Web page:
Anyone who’s read, watched, or even heard of The Handmaid’s Tale knows how horrifying Gilead is for the Handmaids. These women had a normal life before, but suddenly they are thrust into this new world in which so much progress is gone, society reverted to a place even worse than the past.
It’s almost impossible to believe that this show takes place in the present. We view progress in human rights as upwardly linear, even exponential, but The Handmaid’s Tale expresses how easily fear and misuse of power can take everything away from women and other minorities. Although the whole structure of society has been redesigned in Gilead, the cause and effect of this change is due to women’s supposed infertility. Birth rates dropped steeply in the past, causing fear that led to men blaming the women and creating the concept of Handmaids.
Gender plays a big role in our world today, but in Gilead, it dictates everything. Most of the men are Guardians, Commanders, or Econopeople. They form the backbone of society and pick what the women’s roles are. They own property, basically including women, have jobs, and are able to live relatively peaceful lives. However, the women are Marthas, Handmaids, Aunts, Wives, Econowives, or Unwomen. Although some are more pleasant than others, none are happy. They lead lives decided by other people and suffer through both pain and boredom. Since this is the first generation of Gilead, these women live every day remembering the past but have to deal with the present. In Season 2, Episode 11, June goes into labor and remembers her past experience with her first child. An experience in which she was surrounded by those who loved her, doctors, and good conditions. Now, she has to give birth alone with no drugs, doctors, and without any emotional support. However, she uses the memory of her past with her first birth and numerous Handmaid’s births to get her through it. These paralleled experiences show the new reality these women have to face with no way out- not even a quick death is guaranteed.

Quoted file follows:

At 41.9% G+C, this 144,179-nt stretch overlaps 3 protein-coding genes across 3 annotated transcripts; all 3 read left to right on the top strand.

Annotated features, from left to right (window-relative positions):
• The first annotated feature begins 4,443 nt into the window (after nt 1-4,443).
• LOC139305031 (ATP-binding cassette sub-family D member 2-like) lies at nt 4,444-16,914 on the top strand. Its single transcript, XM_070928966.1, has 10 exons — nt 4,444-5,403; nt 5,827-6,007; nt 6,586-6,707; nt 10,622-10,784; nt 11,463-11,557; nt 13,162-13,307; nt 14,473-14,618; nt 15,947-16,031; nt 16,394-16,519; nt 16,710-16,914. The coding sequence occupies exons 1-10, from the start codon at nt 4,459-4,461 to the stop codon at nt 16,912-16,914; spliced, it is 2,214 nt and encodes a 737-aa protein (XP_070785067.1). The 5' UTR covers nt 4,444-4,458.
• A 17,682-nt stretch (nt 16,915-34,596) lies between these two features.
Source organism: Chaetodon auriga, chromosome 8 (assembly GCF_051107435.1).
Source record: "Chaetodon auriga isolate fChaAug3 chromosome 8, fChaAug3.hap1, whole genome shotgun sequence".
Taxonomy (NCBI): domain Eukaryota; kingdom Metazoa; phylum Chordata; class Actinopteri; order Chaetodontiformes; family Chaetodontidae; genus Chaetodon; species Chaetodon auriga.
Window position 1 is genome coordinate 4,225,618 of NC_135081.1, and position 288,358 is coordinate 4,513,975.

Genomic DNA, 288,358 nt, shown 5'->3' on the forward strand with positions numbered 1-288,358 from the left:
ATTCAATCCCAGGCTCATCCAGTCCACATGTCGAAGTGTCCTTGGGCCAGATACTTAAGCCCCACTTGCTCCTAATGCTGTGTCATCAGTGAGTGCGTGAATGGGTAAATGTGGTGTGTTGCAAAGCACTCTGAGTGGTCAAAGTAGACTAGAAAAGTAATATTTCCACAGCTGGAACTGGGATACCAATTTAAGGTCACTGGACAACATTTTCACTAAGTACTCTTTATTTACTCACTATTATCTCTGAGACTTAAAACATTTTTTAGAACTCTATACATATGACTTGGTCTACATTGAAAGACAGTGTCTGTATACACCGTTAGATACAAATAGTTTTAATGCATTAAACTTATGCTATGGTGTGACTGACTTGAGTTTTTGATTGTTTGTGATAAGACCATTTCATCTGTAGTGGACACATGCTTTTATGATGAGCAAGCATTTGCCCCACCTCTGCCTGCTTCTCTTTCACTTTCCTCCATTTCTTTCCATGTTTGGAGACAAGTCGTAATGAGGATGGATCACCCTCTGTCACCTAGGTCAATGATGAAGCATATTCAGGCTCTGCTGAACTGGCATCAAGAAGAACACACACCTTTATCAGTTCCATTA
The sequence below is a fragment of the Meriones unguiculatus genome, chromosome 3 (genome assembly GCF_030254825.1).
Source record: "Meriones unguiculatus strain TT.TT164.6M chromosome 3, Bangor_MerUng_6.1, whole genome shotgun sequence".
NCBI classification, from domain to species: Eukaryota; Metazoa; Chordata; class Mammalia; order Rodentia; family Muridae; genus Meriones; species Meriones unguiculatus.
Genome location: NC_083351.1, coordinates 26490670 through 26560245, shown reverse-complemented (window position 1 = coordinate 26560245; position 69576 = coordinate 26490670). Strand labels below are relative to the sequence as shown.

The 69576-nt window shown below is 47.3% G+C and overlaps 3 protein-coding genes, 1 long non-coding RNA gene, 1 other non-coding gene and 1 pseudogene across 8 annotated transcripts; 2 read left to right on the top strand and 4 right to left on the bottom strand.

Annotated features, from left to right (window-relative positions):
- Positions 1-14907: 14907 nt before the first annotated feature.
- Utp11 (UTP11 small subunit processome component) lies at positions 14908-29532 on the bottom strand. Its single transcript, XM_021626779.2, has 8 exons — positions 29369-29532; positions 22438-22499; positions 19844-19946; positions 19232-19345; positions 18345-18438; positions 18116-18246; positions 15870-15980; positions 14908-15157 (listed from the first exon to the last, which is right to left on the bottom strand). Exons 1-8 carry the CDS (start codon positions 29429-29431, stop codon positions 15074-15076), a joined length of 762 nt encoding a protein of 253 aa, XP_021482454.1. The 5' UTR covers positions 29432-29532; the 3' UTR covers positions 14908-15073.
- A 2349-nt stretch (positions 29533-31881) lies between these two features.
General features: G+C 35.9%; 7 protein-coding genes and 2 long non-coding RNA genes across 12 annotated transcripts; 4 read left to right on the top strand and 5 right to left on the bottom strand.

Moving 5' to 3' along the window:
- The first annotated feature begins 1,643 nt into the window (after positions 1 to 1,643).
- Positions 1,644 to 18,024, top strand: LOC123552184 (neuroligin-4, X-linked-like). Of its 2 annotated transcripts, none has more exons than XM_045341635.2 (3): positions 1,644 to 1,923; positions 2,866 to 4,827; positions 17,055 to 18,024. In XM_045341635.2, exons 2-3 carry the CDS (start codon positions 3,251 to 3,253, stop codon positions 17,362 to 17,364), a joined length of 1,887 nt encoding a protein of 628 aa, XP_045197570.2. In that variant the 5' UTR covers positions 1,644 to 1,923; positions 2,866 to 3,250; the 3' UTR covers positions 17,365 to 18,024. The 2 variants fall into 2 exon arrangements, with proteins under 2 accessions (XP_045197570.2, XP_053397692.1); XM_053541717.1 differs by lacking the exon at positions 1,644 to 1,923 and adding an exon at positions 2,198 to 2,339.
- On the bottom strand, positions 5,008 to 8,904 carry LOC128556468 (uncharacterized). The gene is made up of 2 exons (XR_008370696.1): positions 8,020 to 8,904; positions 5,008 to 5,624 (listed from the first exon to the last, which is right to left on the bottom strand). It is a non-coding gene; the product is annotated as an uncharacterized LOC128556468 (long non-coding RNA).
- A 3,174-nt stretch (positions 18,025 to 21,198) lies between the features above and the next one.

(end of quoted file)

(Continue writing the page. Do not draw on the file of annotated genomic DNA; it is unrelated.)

Even though the Handmaids go through day after day of emotional and physical abuse, in Gilead, they are seen as those who have been given a second chance. Aunts try to brainwash them into believing that they this providing for the world is a privilege and that they should be grateful. Men, like priests and homosexuals, who didn’t fit Gilead’s rules were executed while fertile women involved with religion or lesbians were given this second chance. Although many factors influence one’s experience in Gilead, gender plays as the most major role, with neither outcome being favorable. Which outcome is better? Debatable.
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